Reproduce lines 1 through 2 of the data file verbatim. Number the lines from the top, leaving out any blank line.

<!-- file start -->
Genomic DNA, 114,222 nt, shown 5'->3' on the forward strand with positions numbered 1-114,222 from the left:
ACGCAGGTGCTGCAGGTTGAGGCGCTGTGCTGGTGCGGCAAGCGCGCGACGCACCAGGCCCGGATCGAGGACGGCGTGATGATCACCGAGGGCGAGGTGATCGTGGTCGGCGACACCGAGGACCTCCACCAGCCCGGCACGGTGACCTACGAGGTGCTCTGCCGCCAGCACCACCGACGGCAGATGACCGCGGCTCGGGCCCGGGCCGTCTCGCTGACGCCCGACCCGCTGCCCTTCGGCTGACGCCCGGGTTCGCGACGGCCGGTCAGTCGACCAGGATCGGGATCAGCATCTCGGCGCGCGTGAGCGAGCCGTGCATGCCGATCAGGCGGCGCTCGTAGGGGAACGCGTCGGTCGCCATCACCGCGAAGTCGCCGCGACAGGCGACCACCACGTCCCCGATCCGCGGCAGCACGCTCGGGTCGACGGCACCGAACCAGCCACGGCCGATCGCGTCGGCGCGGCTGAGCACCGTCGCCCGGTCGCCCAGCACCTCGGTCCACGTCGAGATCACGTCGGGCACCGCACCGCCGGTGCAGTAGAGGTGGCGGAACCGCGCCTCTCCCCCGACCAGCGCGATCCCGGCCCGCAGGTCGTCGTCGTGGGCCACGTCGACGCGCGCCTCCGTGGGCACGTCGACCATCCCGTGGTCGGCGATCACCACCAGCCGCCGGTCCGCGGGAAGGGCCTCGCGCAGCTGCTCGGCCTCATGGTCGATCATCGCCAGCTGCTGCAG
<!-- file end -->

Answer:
Genomic DNA, 114,222 nt, shown 5'->3' on the forward strand with positions numbered 1-114,222 from the left:
ACGCAGGTGCTGCAGGTTGAGGCGCTGTGCTGGTGCGGCAAGCGCGCGACGCACCAGGCCCGGATCGAGGACGGCGTGATGATCACCGAGGGCGAGGTGATCGTGGTCGGCGACACCGAGGACCTCCACCAGCCCGGCACGGTGACCTACGAGGTGCTCTGCCGCCAGCACCACCGACGGCAGATGACCGCGGCTCGGGCCCGGGCCGTCTCGCTGACGCCCGACCCGCTGCCCTTCGGCTGACGCCCGGGTTCGCGACGGCCGGTCAGTCGACCAGGATCGGGATCAGCATCTCGGCGCGCGTGAGCGAGCCGTGCATGCCGATCAGGCGGCGCTCGTAGGGGAACGCGTCGGTCGCCATCACCGCGAAGTCGCCGCGACAGGCGACCACCACGTCCCCGATCCGCGGCAGCACGCTCGGGTCGACGGCACCGAACCAGCCACGGCCGATCGCGTCGGCGCGGCTGAGCACCGTCGCCCGGTCGCCCAGCACCTCGGTCCACGTCGAGATCACGTCGGGCACCGCACCGCCGGTGCAGTAGAGGTGGCGGAACCGCGCCTCTCCCCCGACCAGCGCGATCCCGGCCCGCAGGTCGTCGTCGTGGGCCACGTCGACGCGCGCCTCCGTGGGCACGTCGACCATCCCGTGGTCGGCGATCACCACCAGCCGCCGGTCCGCGGGAAGGGCCTCGCGCAGCTGCTCGGCCTCATGGTCGATCATCGCCAGCTGCTGCAG